The Loss of Two Arms Milky Way

The loss of two arms Milky Way.

For decades astronomers have been blinded by the appearance of the Milky Way. How so? Milky Way does not look like what we imagined and portrayed over the years. Can not blame because we live in it, and never get out to see how it looks.

A new image from NASA’s Spitzer Telescope a reality another drain on the structure of the Milky Way. From the known galaxy image has only 2 instead of 4 spiral arms spiral arms as we saw earlier.

Spitzer gives a new starting point for rethinking the structure of the Milky Way, said Robert Benjamin of the University of Wisconsin, Whitewater. Revised map of the Milky Way will be performed throughout the world and, as a sailor who was wandering in the sea in ancient times, they also constantly update their maps.

Since 1950, astronomers have created a map of the Milky Way. The early models were based on radio observations of gas in the galaxy. The result is a spiral structure with four major star-forming arms, called Norma, Scutum-Centaurus, Sagittarius and Perseus. In the Milky Way, in addition there is also a ribbon arms of gas and dust at the galaxy’s center. Our sun lies near a small, partial arm called the Orion Arm, or Orion Spur, located between the Sagittarius and Perseus arms.

Over the years, the map of the whole galaxy based on studying just made a part of the galaxy or just one method. And when the models from various groups were compared, they did not always agree with each other. Just as the blind an elephant from different facets. That is us. The researchers see the Milky Way from different sides so that when confronted course the outcome was different.

But in the era of 1990, large infrared sky surveys, brings a fresh new look. Massive sky survey at infrared wavelengths carrying a major revision to the model including the discovery of a large galaxy in the Milky Way that contains the stars. Infrared light can penetrate through dust, so telescopes designed to observations at infrared wavelengths can have a better vision between the centers of galaxies are dusty and crowded with a variety of objects.

In 2005, Benjamin and his colleagues used Spitzer’s infrared detectors to obtain detailed information about our galaxy. They found that it extends from the Galactic center to the outside is wider and longer than previously thought.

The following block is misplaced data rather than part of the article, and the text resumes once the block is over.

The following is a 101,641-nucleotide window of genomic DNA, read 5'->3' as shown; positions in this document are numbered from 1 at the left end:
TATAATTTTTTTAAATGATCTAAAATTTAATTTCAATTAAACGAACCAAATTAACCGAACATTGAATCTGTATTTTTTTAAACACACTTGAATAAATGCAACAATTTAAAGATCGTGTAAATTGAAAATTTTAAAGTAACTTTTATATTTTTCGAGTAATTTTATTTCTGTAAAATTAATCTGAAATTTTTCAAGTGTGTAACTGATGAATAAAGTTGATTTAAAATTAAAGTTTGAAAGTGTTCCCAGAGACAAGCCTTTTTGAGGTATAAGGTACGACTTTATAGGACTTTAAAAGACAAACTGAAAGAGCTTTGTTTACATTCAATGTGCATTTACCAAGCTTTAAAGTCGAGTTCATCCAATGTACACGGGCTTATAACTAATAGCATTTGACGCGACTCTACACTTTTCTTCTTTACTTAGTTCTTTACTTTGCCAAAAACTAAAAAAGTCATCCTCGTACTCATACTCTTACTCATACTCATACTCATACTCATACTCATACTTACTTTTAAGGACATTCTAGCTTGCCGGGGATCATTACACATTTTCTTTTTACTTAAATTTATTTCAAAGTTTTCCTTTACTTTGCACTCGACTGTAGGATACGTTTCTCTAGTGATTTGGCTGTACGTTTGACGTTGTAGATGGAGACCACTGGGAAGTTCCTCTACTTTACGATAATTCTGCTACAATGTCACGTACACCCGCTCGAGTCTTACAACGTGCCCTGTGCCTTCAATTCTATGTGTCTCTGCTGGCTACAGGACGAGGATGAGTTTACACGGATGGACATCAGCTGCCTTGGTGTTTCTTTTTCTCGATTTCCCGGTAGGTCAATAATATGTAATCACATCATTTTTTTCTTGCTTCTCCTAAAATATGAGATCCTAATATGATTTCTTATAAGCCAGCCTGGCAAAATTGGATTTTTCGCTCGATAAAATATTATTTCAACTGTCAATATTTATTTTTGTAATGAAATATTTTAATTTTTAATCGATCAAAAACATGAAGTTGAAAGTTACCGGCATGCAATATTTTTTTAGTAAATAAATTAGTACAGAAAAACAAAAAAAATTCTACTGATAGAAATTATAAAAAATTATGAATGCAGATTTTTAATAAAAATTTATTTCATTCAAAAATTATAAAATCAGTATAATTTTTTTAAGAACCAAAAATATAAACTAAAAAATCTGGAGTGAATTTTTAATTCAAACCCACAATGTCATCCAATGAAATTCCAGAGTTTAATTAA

New infrared image of the Milky Way galaxy shows, stretching 130 degrees across the sky and one degree of stretch of the galactic plane toward the top and bottom. This extensive mosaic combines 800,000 snapshots and includes over 110 million stars.

Benjamin developed software that counts the stars, measuring stellar densities. Calculations he did on the Scutum-Centaurus arm showed an increase in numbers, as would be expected for a spiral arm. While measurements of the Sagittarius and Norma arms did not show an increase in the number of stars. In the arm-4 the Perseus arm covering the outer Milky Way can not be seen in the latest images taken by Spitzer.

The discovery that the Milky Way has two major spiral arms, a common structure for galaxies with bars. The main arm is the Scutum-Centaurus and Perseus arms, have the greatest densities of both young, bright stars, and older as a red giant star. The two other arms, Sagittarius and Norma arms as minor arm consisting of gas and young stars. Benjamin said the two major arms seem to connect up nicely with the near and far ends of the main. Thus, the arm can be connected with the bar, like installing a puzzle, so for the first time can map the structure, position and width of these arms.

The discovery Previous infrared observations found hints of both the arm. But the results were unclear because the position and width of the arms were unknown. Though galaxy arms appear to be intact features, but in reality the stars in it are constantly moving in and out on the arm. This is caused by the movement of the stars as they orbit (orbit) the galactic center.

The sun might have once resided in a different arm. And since it was formed 4 billion years ago, the Sun has traveled around the galaxy 16 times.

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